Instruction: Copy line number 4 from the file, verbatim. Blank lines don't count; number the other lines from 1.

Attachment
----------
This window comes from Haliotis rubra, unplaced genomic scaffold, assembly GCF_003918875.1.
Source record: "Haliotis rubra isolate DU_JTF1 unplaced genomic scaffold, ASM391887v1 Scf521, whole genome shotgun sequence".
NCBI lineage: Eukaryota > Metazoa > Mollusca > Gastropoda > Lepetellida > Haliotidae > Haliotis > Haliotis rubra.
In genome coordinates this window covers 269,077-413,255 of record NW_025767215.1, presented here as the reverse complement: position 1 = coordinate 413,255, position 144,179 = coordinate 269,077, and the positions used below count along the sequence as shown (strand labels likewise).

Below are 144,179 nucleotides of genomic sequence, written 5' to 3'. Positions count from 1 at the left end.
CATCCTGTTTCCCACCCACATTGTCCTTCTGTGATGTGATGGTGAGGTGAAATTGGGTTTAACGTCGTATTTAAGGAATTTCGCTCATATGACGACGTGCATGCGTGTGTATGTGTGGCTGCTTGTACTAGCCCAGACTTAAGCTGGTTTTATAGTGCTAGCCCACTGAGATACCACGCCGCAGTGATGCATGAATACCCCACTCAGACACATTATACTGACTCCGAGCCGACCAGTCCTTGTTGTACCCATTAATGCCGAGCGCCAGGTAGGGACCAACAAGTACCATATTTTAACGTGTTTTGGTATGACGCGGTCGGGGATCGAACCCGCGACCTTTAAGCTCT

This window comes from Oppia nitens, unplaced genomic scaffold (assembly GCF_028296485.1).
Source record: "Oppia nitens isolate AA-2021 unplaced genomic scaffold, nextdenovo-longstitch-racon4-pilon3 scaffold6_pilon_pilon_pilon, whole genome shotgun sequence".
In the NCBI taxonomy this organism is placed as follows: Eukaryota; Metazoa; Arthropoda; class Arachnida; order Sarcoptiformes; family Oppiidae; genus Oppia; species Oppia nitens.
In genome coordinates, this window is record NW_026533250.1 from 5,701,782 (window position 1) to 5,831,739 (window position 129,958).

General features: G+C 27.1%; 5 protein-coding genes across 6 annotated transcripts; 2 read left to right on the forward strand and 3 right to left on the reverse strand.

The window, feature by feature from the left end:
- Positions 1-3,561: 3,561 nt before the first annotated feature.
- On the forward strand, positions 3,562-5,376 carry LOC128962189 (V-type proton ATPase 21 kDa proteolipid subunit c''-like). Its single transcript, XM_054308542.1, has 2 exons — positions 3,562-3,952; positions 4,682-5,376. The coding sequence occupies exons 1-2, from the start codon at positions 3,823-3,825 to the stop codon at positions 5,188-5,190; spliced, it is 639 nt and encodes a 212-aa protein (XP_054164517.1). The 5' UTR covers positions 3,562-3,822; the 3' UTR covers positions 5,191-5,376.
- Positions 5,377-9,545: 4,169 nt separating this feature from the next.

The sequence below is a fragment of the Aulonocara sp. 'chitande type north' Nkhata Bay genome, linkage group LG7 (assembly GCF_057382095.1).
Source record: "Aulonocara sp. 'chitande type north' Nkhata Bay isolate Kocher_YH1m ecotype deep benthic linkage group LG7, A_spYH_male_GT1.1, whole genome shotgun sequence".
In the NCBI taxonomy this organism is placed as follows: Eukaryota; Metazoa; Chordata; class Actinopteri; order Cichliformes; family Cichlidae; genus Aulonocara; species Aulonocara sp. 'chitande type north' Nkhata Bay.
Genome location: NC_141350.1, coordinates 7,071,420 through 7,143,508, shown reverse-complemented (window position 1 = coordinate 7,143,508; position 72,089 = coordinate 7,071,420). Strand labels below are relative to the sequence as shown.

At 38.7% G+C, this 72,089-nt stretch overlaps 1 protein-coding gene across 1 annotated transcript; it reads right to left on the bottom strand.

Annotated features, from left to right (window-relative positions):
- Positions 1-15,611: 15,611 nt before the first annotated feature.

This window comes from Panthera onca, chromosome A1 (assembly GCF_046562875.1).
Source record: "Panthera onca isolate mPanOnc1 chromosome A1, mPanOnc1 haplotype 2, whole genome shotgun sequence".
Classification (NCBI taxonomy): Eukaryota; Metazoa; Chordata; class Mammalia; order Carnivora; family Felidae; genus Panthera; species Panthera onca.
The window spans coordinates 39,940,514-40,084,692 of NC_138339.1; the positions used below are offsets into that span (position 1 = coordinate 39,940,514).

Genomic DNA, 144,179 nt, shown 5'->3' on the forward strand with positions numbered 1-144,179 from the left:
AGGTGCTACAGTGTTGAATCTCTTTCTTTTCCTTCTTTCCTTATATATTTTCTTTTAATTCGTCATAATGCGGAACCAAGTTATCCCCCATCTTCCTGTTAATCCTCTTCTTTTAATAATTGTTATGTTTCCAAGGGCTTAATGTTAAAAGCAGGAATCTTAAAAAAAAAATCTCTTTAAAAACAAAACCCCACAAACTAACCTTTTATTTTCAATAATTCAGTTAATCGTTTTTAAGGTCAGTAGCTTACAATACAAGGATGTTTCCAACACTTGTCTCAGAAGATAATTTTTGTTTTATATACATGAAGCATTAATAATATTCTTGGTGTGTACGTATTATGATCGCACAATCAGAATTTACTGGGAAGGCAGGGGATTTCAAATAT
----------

In genome coordinates this window covers 269,077-413,255 of record NW_025767215.1, presented here as the reverse complement: position 1 = coordinate 413,255, position 144,179 = coordinate 269,077, and the positions used below count along the sequence as shown (strand labels likewise).